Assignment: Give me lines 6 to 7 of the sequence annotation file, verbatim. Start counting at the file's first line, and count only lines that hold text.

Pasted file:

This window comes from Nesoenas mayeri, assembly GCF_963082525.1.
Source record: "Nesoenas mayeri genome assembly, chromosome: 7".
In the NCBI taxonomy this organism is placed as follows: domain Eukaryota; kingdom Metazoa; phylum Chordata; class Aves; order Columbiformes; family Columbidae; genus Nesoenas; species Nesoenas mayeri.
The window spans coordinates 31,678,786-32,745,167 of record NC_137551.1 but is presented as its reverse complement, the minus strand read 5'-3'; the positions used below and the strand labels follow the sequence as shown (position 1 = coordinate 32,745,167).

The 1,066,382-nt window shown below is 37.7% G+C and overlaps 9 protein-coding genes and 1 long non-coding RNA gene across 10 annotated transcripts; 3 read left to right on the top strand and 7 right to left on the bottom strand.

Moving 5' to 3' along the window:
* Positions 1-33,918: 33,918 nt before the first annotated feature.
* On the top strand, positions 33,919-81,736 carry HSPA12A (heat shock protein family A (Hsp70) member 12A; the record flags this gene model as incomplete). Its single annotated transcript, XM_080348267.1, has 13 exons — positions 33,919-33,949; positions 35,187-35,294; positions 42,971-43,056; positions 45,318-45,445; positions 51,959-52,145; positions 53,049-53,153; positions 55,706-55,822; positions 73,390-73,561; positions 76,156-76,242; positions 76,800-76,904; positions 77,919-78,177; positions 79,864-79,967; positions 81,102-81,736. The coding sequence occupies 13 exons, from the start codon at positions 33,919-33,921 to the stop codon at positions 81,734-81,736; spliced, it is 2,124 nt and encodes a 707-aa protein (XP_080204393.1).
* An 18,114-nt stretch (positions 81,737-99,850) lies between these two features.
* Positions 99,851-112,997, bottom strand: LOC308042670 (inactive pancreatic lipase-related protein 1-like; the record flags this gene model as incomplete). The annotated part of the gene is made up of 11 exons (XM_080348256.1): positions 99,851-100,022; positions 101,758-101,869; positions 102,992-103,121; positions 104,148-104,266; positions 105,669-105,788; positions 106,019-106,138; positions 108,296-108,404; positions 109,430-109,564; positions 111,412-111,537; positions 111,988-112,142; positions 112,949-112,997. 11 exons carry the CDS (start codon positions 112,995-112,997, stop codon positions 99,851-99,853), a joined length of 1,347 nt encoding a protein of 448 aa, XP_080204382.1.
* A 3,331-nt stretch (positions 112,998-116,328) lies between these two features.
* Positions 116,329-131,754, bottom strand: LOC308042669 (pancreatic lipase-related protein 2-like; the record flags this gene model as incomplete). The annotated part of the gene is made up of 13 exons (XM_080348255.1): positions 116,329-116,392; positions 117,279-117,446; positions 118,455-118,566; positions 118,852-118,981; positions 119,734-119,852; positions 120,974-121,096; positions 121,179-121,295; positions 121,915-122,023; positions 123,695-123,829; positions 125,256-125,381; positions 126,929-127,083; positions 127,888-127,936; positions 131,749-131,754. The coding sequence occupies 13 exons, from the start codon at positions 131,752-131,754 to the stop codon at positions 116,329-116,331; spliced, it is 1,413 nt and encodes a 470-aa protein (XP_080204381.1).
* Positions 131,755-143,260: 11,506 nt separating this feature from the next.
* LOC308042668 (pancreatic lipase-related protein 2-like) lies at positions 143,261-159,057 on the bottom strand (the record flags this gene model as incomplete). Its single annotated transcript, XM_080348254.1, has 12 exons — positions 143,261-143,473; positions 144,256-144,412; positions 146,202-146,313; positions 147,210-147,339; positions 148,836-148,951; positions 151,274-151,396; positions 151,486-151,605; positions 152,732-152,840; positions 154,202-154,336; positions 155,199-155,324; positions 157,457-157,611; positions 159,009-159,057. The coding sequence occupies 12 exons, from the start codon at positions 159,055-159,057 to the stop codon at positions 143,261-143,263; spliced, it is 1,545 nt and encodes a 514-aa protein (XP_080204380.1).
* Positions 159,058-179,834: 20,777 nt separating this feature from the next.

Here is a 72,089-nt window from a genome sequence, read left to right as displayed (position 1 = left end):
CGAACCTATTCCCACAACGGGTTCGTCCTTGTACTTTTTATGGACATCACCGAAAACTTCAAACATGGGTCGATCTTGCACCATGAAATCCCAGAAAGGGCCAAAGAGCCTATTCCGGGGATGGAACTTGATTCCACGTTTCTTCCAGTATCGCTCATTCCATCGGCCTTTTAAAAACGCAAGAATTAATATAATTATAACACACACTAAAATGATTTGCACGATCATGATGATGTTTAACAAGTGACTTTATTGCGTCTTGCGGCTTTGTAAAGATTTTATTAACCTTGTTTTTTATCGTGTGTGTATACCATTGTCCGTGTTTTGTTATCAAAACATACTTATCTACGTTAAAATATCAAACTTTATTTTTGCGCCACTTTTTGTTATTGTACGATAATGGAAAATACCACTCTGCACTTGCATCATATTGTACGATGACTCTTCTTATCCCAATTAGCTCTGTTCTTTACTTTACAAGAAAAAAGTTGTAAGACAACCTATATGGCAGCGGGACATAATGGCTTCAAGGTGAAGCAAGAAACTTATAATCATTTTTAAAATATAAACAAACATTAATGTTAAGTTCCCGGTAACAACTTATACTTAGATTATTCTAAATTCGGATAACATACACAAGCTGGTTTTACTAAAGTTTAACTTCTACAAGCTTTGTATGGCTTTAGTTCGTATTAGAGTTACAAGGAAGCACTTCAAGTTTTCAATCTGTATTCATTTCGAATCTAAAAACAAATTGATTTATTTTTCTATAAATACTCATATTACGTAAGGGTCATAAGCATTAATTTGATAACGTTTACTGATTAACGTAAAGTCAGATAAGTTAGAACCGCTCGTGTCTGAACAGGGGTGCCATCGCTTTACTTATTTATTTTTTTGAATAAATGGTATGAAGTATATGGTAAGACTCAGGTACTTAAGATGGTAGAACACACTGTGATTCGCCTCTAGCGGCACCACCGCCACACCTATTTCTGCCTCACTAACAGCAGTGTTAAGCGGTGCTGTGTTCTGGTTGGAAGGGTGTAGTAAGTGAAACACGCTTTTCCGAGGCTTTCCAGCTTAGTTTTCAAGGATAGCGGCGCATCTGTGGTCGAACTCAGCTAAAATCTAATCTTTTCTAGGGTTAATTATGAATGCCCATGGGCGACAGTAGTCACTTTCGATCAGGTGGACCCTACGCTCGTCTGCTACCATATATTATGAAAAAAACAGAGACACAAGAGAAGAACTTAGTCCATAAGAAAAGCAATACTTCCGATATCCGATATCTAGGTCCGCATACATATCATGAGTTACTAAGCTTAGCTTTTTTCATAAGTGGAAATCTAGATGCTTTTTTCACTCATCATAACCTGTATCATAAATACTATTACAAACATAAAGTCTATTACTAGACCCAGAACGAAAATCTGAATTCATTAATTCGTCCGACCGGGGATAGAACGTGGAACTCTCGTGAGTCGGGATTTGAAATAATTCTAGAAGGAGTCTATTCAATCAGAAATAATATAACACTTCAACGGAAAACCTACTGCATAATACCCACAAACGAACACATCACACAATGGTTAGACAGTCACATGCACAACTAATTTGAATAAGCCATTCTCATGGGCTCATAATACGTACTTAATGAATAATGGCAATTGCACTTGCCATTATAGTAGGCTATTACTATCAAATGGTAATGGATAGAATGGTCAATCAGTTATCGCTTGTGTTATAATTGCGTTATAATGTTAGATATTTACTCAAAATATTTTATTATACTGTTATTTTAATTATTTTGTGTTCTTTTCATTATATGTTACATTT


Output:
Moving 5' to 3' along the window:
* Positions 1-33,918: 33,918 nt before the first annotated feature.